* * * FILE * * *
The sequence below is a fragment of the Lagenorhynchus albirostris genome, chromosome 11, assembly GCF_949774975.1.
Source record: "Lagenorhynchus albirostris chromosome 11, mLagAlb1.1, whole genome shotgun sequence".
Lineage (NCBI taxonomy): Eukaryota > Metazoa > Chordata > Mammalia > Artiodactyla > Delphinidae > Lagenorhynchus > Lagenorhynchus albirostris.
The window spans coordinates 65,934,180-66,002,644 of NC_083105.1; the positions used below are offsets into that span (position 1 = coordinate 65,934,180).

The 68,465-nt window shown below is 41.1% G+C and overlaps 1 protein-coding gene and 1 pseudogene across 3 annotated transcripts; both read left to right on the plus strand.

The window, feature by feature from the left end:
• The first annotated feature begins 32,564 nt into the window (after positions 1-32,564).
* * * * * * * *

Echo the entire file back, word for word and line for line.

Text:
The sequence below is a fragment of the Lagenorhynchus albirostris genome, chromosome 11, assembly GCF_949774975.1.
Source record: "Lagenorhynchus albirostris chromosome 11, mLagAlb1.1, whole genome shotgun sequence".
Lineage (NCBI taxonomy): Eukaryota > Metazoa > Chordata > Mammalia > Artiodactyla > Delphinidae > Lagenorhynchus > Lagenorhynchus albirostris.
The window spans coordinates 65,934,180-66,002,644 of NC_083105.1; the positions used below are offsets into that span (position 1 = coordinate 65,934,180).

The 68,465-nt window shown below is 41.1% G+C and overlaps 1 protein-coding gene and 1 pseudogene across 3 annotated transcripts; both read left to right on the plus strand.

The window, feature by feature from the left end:
• The first annotated feature begins 32,564 nt into the window (after positions 1-32,564).